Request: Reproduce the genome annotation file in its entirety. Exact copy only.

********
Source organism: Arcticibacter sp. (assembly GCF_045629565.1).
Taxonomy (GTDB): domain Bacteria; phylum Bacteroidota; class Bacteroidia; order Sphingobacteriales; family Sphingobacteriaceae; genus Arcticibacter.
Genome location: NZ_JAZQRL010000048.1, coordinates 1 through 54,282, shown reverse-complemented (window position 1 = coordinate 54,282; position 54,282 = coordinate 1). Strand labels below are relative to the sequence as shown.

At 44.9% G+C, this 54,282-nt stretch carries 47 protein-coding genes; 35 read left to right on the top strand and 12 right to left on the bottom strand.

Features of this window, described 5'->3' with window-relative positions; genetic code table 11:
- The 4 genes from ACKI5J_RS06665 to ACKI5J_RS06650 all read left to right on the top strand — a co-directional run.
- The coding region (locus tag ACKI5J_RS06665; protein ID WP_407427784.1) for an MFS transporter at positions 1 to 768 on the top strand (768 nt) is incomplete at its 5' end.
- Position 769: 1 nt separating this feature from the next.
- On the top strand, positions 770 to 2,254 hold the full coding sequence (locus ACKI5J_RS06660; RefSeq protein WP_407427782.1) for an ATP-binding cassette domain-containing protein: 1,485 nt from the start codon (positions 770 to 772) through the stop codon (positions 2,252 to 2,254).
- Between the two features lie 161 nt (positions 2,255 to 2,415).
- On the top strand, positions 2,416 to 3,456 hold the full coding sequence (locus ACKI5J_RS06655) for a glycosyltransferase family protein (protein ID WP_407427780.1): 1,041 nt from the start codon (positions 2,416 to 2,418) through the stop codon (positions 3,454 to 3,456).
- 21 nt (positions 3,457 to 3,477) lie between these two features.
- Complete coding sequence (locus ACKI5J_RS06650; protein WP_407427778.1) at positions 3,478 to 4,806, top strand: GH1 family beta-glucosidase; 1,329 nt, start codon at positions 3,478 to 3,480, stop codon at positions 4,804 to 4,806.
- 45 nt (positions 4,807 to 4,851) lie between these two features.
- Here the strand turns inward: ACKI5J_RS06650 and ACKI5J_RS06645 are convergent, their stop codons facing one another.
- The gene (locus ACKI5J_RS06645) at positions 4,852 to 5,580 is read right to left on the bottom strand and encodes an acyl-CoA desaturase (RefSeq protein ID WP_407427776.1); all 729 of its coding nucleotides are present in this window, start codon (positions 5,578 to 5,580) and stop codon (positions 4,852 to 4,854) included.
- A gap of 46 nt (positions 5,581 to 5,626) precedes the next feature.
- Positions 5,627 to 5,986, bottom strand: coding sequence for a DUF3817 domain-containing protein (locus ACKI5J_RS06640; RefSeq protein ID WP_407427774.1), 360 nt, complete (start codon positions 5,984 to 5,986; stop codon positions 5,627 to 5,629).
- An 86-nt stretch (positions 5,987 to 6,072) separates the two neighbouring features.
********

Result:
Source organism: Arcticibacter sp. (assembly GCF_045629565.1).
Taxonomy (GTDB): domain Bacteria; phylum Bacteroidota; class Bacteroidia; order Sphingobacteriales; family Sphingobacteriaceae; genus Arcticibacter.
Genome location: NZ_JAZQRL010000048.1, coordinates 1 through 54,282, shown reverse-complemented (window position 1 = coordinate 54,282; position 54,282 = coordinate 1). Strand labels below are relative to the sequence as shown.

At 44.9% G+C, this 54,282-nt stretch carries 47 protein-coding genes; 35 read left to right on the top strand and 12 right to left on the bottom strand.

Features of this window, described 5'->3' with window-relative positions; genetic code table 11:
- The 4 genes from ACKI5J_RS06665 to ACKI5J_RS06650 all read left to right on the top strand — a co-directional run.
- The coding region (locus tag ACKI5J_RS06665; protein ID WP_407427784.1) for an MFS transporter at positions 1 to 768 on the top strand (768 nt) is incomplete at its 5' end.
- Position 769: 1 nt separating this feature from the next.
- On the top strand, positions 770 to 2,254 hold the full coding sequence (locus ACKI5J_RS06660; RefSeq protein WP_407427782.1) for an ATP-binding cassette domain-containing protein: 1,485 nt from the start codon (positions 770 to 772) through the stop codon (positions 2,252 to 2,254).
- Between the two features lie 161 nt (positions 2,255 to 2,415).
- On the top strand, positions 2,416 to 3,456 hold the full coding sequence (locus ACKI5J_RS06655) for a glycosyltransferase family protein (protein ID WP_407427780.1): 1,041 nt from the start codon (positions 2,416 to 2,418) through the stop codon (positions 3,454 to 3,456).
- 21 nt (positions 3,457 to 3,477) lie between these two features.
- Complete coding sequence (locus ACKI5J_RS06650; protein WP_407427778.1) at positions 3,478 to 4,806, top strand: GH1 family beta-glucosidase; 1,329 nt, start codon at positions 3,478 to 3,480, stop codon at positions 4,804 to 4,806.
- 45 nt (positions 4,807 to 4,851) lie between these two features.
- Here the strand turns inward: ACKI5J_RS06650 and ACKI5J_RS06645 are convergent, their stop codons facing one another.
- The gene (locus ACKI5J_RS06645) at positions 4,852 to 5,580 is read right to left on the bottom strand and encodes an acyl-CoA desaturase (RefSeq protein ID WP_407427776.1); all 729 of its coding nucleotides are present in this window, start codon (positions 5,578 to 5,580) and stop codon (positions 4,852 to 4,854) included.
- A gap of 46 nt (positions 5,581 to 5,626) precedes the next feature.
- Positions 5,627 to 5,986, bottom strand: coding sequence for a DUF3817 domain-containing protein (locus ACKI5J_RS06640; RefSeq protein ID WP_407427774.1), 360 nt, complete (start codon positions 5,984 to 5,986; stop codon positions 5,627 to 5,629).
- An 86-nt stretch (positions 5,987 to 6,072) separates the two neighbouring features.